Our lives were transform by the COVID-19 pandemic earlier in the year. Our political leaders joined forces and stated that we were all in it together. We saw glimpses of a new kind of politics for a time.
As things became more difficult, the National Cabinet became less cohesive. Blame game and politics-as-usual took over, distracting from the real work of finding solutions to difficult problems.
The country is facing uncertain economic prospects. The University of Sydney’s Policy Lab brought together community, climate, unions, and business groups to develop strategies for creating a new way of making policies and building a new economy. This product is the Real Deal report that we released this week. The Real Deal is not a policy document that promises to solve all the problems created by the pandemic.
We attempted to move beyond the failed ideologies and battlegrounds of the past century. We are not calling for free markets and big welfare states or simple solutions such as budget surpluses and endless stimulus packages. Instead, we call for a new relationship between markets, government, civil society. We are advocating for more collaboration and mass participation in public life.
How Do We Accomplish Pandemic This?
Collaboration is possible when multiple groups have the power and ability to reach agreements. This was evident during the second wave in the Victoria pandemic. Members of the United Workers Union at a Coles distribution warehouse were able quickly to push for their workplace to be more COVID-safe using the Occupational and Safety Act. Management made a number of changes.
These workers managed to reduce the spread of the virus in comparison to places like Cedar Meats warehouse. They also secured better deals for their families and helped keep food on the shelves at supermarkets.
When unusual partners work together, innovative solutions are possible. For example, in Queensland, a diverse group of unions, religious organizations, and community organizations called the Queensland Community Alliance worked with researchers to develop a strategy for tackling loneliness.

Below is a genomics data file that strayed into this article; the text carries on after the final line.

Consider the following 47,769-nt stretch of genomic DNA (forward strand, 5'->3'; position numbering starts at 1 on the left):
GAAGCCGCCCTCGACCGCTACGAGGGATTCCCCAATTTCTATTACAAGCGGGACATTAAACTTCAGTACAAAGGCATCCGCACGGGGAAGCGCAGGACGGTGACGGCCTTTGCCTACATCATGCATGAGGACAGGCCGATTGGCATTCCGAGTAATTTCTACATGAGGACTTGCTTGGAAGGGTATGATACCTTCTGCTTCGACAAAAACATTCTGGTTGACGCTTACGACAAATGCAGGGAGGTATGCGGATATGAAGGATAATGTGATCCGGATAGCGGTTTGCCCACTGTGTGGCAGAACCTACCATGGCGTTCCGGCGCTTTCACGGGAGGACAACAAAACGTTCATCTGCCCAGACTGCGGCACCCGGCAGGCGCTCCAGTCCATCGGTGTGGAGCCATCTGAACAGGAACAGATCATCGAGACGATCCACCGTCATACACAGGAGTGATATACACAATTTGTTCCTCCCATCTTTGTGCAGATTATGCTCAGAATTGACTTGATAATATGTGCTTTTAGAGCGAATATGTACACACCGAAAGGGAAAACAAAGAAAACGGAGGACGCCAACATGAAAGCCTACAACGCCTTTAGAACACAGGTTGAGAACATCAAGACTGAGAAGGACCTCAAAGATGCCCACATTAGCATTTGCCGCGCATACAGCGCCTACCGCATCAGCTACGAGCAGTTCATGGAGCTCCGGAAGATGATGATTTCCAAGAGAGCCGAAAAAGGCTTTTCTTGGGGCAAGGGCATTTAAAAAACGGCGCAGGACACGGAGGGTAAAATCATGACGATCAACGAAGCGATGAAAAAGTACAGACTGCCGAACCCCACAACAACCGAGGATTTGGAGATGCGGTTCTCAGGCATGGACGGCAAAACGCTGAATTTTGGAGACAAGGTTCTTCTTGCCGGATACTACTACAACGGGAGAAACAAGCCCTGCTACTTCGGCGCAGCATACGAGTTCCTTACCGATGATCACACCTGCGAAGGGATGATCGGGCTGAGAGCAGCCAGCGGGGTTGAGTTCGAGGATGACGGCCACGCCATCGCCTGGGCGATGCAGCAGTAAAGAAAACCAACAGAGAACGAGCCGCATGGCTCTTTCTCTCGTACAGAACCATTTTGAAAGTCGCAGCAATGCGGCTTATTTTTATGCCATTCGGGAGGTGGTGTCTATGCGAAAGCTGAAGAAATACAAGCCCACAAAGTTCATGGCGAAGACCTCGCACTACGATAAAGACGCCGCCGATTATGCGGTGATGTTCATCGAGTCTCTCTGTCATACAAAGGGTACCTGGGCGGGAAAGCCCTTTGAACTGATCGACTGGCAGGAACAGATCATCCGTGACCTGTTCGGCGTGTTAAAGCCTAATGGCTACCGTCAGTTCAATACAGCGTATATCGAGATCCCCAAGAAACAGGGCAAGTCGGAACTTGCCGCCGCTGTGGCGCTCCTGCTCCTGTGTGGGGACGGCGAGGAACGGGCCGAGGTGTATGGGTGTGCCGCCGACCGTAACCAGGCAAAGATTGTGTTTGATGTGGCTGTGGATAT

The solution was not about spending lots of money. It was about transforming the way people use the state’s health system. A new role in the health department, call link worker, was create to help people navigate the mazes of services that are available to them. This could save time and money.
Includes The Participation Pandemic
A policy that includes the participation of all citizens is better. Local unions, environmental groups and community members have formed an unusual alliance in the Hunter Valley, Australia’s largest region for coal mining. They are trying to find solutions to the region’s declining economy due to the closing of mines because of climate change.
The new group met with residents and asked their opinions. They proposed new industries and jobs that would create economic security.
Participatory policy-making such as this works better when the government considers people co-producers and not just observers and barriers to change. It is most effective when it is base on the live experiences and needs of those who will be affect.
This weakness was evident during the pandemic, when policymakers fail to consider how different groups would be affected by their policies, such as people with mental illness, residents of Melbourne’s public housing towers, or temporary migrants.
Effective policy-making places affected people at center of these discussions. This is similar to the way that the disability sector has advocated for a nothing but us without us approach.
Five Benchmarks To Help Us Choose The Right Solutions
These ideas were put into practice when we created the Real Deal Report. We started our research with real-life experiences of civil society leaders listening to their stories, and then responding to the problems they were facing.
This research was presented to an international panel of economists and academics. Then, we began the slow process of creating a new framework. We looked for case studies, real solutions that were tested in the field by our colleagues like those outlined above.